Financialization of Housing in India – Boon or Bane?

Financialization of Housing in India – Boon or Bane?

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Financialization of Housing – is it an evil which leads to deprivation and degradation of the poor in society, infringing on their right to housing and shelter? Or is it of great benefit in an open market economy which leads to movement of scarce capital to the sector which has direct impact on human wellbeing, productivity, earning capacity and economic development?

This has been the subject of major debate worldwide due to rising inequality, deprivation and consequently social unrest across the world.

What does Financialization mean?

Greta Krippner of the University of Michigan refers to financialization as “pattern of accumulation in which profit making occurs increasingly through financial channels rather than through trade and commodity production.”

In the introduction to the 2005 book Financialization and the World Economy, editor Gerald A. Epstein says “Financialization refers to the increasing importance of financial markets, financial motives, financial institutions, and financial elites in the operation of the economy and its governing institutions, both at the national and international levels.”

In my view both definitions refer to the result of a shift in viewing of an asset as a means of production and capital formation to a financial instrument to be used for trading and speculation in financial markets. This arises from increasing importance of financial markets, financial motives and financial elites in the operations of the economy and the governing institutions, both at the national and international levels.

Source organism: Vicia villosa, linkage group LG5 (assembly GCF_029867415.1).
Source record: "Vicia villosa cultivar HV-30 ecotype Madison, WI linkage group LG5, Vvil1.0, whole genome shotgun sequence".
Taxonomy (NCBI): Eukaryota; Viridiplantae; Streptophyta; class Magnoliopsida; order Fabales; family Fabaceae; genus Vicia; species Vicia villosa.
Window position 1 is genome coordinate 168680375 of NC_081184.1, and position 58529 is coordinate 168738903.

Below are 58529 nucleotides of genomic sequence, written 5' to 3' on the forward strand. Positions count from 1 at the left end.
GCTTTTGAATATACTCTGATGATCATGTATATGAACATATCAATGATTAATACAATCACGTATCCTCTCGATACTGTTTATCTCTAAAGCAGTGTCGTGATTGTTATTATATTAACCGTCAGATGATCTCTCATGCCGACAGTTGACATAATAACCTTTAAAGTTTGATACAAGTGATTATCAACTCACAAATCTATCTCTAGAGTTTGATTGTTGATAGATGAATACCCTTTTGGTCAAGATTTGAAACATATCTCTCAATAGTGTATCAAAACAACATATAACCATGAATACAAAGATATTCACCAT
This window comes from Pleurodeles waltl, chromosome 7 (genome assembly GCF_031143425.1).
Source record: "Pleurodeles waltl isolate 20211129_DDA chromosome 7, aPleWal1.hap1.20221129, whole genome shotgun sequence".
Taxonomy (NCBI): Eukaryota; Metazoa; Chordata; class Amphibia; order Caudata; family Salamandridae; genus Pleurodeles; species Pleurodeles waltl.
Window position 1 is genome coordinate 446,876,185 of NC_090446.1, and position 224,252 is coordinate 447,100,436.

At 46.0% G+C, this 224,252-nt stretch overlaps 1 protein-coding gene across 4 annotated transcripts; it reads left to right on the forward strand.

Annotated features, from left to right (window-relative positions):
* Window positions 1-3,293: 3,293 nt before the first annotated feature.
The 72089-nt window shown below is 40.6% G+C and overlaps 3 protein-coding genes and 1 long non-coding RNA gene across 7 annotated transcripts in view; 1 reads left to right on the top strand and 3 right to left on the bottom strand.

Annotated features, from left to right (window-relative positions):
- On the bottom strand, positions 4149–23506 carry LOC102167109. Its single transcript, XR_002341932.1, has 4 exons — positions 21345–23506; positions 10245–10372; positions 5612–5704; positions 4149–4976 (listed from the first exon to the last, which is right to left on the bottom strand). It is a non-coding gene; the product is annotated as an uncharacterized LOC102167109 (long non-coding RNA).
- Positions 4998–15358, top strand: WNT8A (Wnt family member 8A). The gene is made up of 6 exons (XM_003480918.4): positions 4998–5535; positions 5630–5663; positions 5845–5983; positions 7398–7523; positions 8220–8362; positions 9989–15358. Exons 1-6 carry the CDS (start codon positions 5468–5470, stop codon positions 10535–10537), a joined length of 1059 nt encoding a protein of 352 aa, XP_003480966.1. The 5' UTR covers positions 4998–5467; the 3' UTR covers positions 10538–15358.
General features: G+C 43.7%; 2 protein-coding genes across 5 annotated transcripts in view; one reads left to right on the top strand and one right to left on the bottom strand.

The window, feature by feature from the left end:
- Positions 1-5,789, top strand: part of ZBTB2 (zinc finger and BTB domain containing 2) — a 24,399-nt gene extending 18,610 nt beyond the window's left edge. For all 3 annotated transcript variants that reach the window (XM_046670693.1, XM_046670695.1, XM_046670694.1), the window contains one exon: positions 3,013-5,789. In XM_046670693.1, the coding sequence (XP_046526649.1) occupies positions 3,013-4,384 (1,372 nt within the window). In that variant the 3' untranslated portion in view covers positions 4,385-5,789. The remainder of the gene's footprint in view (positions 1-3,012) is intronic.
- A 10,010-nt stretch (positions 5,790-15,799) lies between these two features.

How Financialisation depletes value

Without adequate regulatory and governance framework being in place financialization, , may fuel speculation . It leads to overvaluation/ undervaluation of the underlying asset without any change in the utility/ productive value of the underlying asset.

Housing and real estate across the world has been a victim of a radical shift. The perception is that these have more speculative value rather than the underlying utility and productive value.

Thus an important means of production and capital formation has been lost to speculation in financial markets across the globe leading to deprivation and loss of productive capacity in an economy.

Whilst financialization remains important for directing private savings into housing / real estate sector for increasing economic activity, capital formation and social wellbeing; strong regulatory framework needs to be in place to ensure that financial instruments derive strong connect with the underlying productive value, when viewed as a means of production.